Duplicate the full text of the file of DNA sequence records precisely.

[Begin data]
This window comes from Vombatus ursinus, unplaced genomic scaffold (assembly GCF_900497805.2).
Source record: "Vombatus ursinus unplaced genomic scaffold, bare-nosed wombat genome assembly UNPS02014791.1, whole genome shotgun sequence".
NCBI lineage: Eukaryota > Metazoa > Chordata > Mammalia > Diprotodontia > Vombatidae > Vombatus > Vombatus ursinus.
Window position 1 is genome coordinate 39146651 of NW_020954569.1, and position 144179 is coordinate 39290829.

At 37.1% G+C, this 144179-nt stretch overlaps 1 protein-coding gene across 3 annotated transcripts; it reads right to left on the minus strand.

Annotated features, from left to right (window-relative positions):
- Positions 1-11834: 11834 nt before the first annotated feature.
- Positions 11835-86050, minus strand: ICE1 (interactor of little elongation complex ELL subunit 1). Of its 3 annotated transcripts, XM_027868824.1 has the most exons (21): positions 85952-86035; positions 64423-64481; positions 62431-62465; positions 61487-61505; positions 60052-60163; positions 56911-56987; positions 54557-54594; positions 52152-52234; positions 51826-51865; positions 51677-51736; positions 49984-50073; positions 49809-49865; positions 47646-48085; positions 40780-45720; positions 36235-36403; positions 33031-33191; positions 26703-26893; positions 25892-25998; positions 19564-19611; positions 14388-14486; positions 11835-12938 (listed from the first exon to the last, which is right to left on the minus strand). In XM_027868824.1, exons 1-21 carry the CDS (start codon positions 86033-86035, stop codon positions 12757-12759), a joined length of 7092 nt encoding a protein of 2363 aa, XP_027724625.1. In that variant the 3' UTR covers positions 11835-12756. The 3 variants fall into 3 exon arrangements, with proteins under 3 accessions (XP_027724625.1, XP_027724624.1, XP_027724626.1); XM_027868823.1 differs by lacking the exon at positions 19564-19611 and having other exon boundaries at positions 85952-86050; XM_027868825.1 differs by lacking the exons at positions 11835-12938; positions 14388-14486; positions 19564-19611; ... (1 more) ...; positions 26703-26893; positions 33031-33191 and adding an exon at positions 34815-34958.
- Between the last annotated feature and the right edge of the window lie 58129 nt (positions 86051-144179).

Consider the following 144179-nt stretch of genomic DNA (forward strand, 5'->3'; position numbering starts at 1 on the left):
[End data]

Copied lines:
This window comes from Vombatus ursinus, unplaced genomic scaffold (assembly GCF_900497805.2).
Source record: "Vombatus ursinus unplaced genomic scaffold, bare-nosed wombat genome assembly UNPS02014791.1, whole genome shotgun sequence".
NCBI lineage: Eukaryota > Metazoa > Chordata > Mammalia > Diprotodontia > Vombatidae > Vombatus > Vombatus ursinus.
Window position 1 is genome coordinate 39146651 of NW_020954569.1, and position 144179 is coordinate 39290829.

At 37.1% G+C, this 144179-nt stretch overlaps 1 protein-coding gene across 3 annotated transcripts; it reads right to left on the minus strand.

Annotated features, from left to right (window-relative positions):
- Positions 1-11834: 11834 nt before the first annotated feature.
- Positions 11835-86050, minus strand: ICE1 (interactor of little elongation complex ELL subunit 1). Of its 3 annotated transcripts, XM_027868824.1 has the most exons (21): positions 85952-86035; positions 64423-64481; positions 62431-62465; positions 61487-61505; positions 60052-60163; positions 56911-56987; positions 54557-54594; positions 52152-52234; positions 51826-51865; positions 51677-51736; positions 49984-50073; positions 49809-49865; positions 47646-48085; positions 40780-45720; positions 36235-36403; positions 33031-33191; positions 26703-26893; positions 25892-25998; positions 19564-19611; positions 14388-14486; positions 11835-12938 (listed from the first exon to the last, which is right to left on the minus strand). In XM_027868824.1, exons 1-21 carry the CDS (start codon positions 86033-86035, stop codon positions 12757-12759), a joined length of 7092 nt encoding a protein of 2363 aa, XP_027724625.1. In that variant the 3' UTR covers positions 11835-12756. The 3 variants fall into 3 exon arrangements, with proteins under 3 accessions (XP_027724625.1, XP_027724624.1, XP_027724626.1); XM_027868823.1 differs by lacking the exon at positions 19564-19611 and having other exon boundaries at positions 85952-86050; XM_027868825.1 differs by lacking the exons at positions 11835-12938; positions 14388-14486; positions 19564-19611; ... (1 more) ...; positions 26703-26893; positions 33031-33191 and adding an exon at positions 34815-34958.
- Between the last annotated feature and the right edge of the window lie 58129 nt (positions 86051-144179).

Consider the following 144179-nt stretch of genomic DNA (forward strand, 5'->3'; position numbering starts at 1 on the left):